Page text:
Ceiling water damage repair may seem daunting and it certainly can be a big job. We'll explain the basic steps, but we also suggest you consult a professional if you have significant water damage to ceiling areas in your home or if the damage was caused by a flood.
If you have water damage to your ceiling, you have a leak somewhere. It could be a leak in your roof, or if you have a two-story house and there is water damage to the ceiling on the first floor, there could be a leaky pipe or a leaky toilet upstairs.
Sometimes finding the leak is a relatively simple matter but other times, it can be quite a challenge. The leak causing the problem may not be right above the damaged part of the ceiling. Water can travel along the outside of a pipe, an eave, or other surface and damage the ceiling some distance from the place it originates. If you have trouble finding the leak, you can call in a water damage contractor for assistance.
The leak pictured to the right was caused by a pinhole leak in a pipe from a bathroom above.
There is no point in trying to repair any water damage to your ceiling until you've located and fixed the leak that caused the damage. Sometimes it's hard to know if you've actually fixed the problem or not. For instance, if you have determined the water damage was due to a leak in your roof and you repaired an area on your roof you think was leaking, you won't know for certain that you fixed the right spot until the next time you get a good rain. Make sure the problem is fixed before going on to repair the damage to your ceiling.
Before beginning this step, put down tarps to protect the floor covering. If you think the ceiling may be moldy, you'll also want to close off your work area with heavy sheets of plastic so mold spores don't drift into other areas of the home. You'll also want to wear an N-95 respirator mask and safety goggles to protect yourself from drywall dust and other debris.
Small areas of damage can be removed by cutting around the area with a keyhole saw. Larger areas may need to be removed with the claw end of a hammer or a wrecking bar.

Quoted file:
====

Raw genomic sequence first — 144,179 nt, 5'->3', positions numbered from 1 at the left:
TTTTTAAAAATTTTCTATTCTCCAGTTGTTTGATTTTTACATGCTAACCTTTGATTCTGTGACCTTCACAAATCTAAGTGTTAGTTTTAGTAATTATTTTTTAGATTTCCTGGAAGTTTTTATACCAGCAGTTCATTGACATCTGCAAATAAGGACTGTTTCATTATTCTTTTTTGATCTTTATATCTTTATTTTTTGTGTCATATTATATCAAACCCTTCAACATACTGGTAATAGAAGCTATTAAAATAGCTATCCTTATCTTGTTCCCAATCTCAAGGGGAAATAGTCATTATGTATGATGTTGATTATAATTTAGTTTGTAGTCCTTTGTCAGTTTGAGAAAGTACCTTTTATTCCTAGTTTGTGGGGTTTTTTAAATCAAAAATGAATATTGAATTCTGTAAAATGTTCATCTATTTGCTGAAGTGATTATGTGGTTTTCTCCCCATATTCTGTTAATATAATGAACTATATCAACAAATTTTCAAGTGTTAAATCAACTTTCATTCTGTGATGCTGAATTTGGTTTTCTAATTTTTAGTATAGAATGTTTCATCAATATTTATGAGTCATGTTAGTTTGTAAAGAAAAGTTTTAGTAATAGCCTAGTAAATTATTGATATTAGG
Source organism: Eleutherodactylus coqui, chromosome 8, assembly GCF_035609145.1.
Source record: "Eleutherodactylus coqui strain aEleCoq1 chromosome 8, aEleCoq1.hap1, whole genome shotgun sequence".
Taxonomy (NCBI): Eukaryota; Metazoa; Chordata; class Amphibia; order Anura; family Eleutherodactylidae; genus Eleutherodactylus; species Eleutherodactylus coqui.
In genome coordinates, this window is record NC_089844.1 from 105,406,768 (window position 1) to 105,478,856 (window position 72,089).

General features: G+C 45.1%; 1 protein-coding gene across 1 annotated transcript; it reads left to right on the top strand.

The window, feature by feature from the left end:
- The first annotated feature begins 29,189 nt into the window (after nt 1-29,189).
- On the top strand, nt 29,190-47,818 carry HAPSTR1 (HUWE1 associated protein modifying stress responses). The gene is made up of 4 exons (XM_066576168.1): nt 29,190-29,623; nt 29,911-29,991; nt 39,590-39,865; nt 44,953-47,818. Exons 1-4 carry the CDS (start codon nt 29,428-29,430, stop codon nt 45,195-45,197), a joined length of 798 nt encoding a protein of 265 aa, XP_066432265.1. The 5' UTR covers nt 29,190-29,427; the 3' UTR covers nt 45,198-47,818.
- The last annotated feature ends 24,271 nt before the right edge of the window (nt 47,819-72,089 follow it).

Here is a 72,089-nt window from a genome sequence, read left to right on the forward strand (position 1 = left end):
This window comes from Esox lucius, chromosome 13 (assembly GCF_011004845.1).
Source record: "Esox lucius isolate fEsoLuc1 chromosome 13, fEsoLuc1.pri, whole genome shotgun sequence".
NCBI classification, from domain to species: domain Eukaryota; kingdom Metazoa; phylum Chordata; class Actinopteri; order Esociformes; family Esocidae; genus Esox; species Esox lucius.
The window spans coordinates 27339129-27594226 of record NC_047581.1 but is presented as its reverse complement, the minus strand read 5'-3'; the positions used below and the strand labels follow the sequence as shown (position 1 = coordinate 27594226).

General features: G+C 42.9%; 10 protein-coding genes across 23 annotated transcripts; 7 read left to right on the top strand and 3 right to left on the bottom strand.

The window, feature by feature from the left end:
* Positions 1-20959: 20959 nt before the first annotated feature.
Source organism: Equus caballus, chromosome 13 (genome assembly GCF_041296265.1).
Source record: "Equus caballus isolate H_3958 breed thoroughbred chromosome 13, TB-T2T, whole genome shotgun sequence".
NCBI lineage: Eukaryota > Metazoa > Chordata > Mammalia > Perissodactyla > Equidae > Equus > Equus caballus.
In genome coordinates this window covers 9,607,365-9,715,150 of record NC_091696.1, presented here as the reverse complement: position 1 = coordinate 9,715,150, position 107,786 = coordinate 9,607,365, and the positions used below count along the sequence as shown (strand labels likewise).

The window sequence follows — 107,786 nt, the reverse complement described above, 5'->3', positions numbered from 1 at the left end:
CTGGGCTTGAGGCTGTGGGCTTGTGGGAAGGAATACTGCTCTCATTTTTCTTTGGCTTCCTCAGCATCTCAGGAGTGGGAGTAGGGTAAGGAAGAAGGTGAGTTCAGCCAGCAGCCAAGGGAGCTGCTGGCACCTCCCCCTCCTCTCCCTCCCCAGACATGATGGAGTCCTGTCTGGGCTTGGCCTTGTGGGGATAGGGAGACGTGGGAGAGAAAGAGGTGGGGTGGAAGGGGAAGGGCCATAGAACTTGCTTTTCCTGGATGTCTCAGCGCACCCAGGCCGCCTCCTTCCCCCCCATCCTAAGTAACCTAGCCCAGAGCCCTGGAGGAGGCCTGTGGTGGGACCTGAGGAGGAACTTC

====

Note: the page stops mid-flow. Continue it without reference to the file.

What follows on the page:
To patch small areas of water damage to your ceiling, you can simply cut a piece of drywall or ceiling panel to fit the hole. To repair larger areas of damage, you may need to use a full sheet of drywall or a full ceiling panel. You can use joint tape on the seams, along with joint compound applied with a putty knife.
After you've finished your ceiling water damage repair, you can repaint the ceiling.
Sometimes a roof can leak for a while before any water damage to ceiling is seen. If this is the case, there may be mold present above the ceiling. If so, you'll need to remove the mold before repairing the ceiling. You'll also need to inspect the rest of the home for mold, since mold spreads easily from one area to another.
Mold removal makes the job much more complicated and also more urgent, since mold is associated with numerous health problems and can also cause extensive damage to your home. If you have mold covering an area greater than 10 square feet or if mold develops after your home has been flooded, the U.S. Environmental Protection Service Agency recommends calling in a mold removal professional for the job. You should also call in a professional if you have respiratory problems such as asthma that might be made worse by exposure to mold during the cleanup process.
You can read more about removing mold here.
If you need assistance with ceiling water damage repair, you can consult with a water damage contractor. An experienced contractor will visit your home to assess the damage, advise you about the work that needs to be done, and give you a written estimate of the cost. If the water damage was caused by something covered by your homeowners insurance policy, the contractor can assist you in filing a claim. To find water damage contractors in your area, just follow the link.